August 18 is Ivan Doig Day, honoring the much-loved novelist and nonfiction writer who created his own Yoknapatawpha County in western Montana and called it Two Medicine Country, a farm-rich region on the Rocky Mountain Front in northern Montana and home to as cantankerous and storm-tossed a set of characters as those inhabiting the hamlets that made up Faulkner’s version of Mississippi. Doig, who died on April 9, is being honored across the country today, the publication day of his final novel, Last Bus to Wisdom, but especially in Montana and Seattle, where he lived, with celebrations in bookstores and libraries. We’d like to add our own raised glass to a writer who, over nearly 40 years of publishing, acquired a devoted audience of readers who found in his old-school storytelling a charm and a comfort level too often lacking in contemporary fiction.
This House of Sky helped make me a book reviewer.
I’ve had the pleasure of reviewing almost all of Doig’s books in the pages of Booklist, but my infatuation with his work started even before that, when I was a librarian in western Washington and happened to pick up This House of Sky, his first book, published in 1978. This coming-of-age memoir about growing up in the rock-strewn Montana high country, helping his father tend sheep and learning about everything else in life from his grandmother, introduced me and thousands of other, soon-to-become Doig devotees to a writer with a remarkable ability to ground his flights of lyrical prose in what he has called “the specific land” of Montana. This House of Sky remains one of my favorite Doig books, as it does for many readers, but in my case, there is also a personal reason behind my fondness. This House of Sky helped make me a book reviewer. After reading Doig, something possessed me to write a long review of the book and submit it unsolicited to the San Francisco Review of Books, a review magazine I much admired back in the day. Shockingly, my review was accepted, and, brimming with confidence, I begin to do more reviewing and eventually found myself at Booklist. So one could say that, in a sense, I owe my entire career to Ivan Doig.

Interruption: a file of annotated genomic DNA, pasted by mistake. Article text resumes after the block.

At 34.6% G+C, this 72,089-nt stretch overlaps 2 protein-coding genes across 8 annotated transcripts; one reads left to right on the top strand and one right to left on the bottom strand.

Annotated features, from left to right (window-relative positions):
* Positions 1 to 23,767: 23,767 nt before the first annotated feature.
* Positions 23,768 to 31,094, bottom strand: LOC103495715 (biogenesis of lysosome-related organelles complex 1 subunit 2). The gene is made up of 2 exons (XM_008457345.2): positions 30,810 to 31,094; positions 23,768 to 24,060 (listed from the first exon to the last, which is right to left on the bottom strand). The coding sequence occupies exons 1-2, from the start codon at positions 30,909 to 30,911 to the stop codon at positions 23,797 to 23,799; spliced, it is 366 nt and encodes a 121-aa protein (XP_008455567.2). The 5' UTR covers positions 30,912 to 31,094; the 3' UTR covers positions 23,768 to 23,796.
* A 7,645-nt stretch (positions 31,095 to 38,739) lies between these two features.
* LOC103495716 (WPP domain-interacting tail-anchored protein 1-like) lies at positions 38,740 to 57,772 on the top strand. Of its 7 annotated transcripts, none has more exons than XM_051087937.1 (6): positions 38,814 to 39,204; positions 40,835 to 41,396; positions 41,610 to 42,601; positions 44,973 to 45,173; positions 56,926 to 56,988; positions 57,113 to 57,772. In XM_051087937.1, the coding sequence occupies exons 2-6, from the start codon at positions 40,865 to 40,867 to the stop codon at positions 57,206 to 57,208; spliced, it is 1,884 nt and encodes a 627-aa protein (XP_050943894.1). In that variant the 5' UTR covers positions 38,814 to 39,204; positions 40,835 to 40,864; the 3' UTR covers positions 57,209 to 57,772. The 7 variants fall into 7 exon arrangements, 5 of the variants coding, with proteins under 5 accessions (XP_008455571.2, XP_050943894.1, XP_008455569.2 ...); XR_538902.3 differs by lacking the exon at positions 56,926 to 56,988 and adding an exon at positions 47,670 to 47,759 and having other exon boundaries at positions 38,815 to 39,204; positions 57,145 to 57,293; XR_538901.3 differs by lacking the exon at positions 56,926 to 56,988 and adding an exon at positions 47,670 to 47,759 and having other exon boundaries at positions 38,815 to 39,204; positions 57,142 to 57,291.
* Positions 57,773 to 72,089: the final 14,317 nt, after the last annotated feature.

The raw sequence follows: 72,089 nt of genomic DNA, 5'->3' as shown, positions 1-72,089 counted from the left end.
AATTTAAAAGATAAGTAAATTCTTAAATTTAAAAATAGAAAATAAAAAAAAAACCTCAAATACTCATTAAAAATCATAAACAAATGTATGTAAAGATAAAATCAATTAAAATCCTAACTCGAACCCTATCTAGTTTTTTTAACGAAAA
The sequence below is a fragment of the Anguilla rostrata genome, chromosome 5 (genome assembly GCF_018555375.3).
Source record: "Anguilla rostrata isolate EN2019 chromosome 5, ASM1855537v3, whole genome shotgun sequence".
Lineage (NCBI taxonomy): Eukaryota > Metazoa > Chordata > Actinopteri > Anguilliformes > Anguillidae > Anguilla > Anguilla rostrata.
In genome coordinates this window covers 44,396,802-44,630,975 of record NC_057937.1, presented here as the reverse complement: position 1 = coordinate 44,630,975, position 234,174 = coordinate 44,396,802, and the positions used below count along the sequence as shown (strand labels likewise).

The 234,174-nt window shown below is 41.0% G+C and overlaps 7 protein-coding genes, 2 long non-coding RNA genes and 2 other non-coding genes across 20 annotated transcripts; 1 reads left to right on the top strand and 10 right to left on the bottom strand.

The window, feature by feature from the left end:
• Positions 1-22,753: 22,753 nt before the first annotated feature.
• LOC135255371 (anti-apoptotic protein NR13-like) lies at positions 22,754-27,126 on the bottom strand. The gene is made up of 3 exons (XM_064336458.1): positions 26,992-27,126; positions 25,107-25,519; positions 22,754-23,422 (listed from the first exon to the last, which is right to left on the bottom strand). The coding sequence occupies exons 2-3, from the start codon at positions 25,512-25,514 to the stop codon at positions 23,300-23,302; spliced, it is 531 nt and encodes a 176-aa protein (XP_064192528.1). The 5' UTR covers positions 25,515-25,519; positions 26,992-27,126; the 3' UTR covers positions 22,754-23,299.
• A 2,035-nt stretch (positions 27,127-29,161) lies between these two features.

Thank you, Mr. Doig, for my 35 years at Booklist, but thank you even more for all your books and for the many happy hours they allowed me to spend in Two Medicine Country.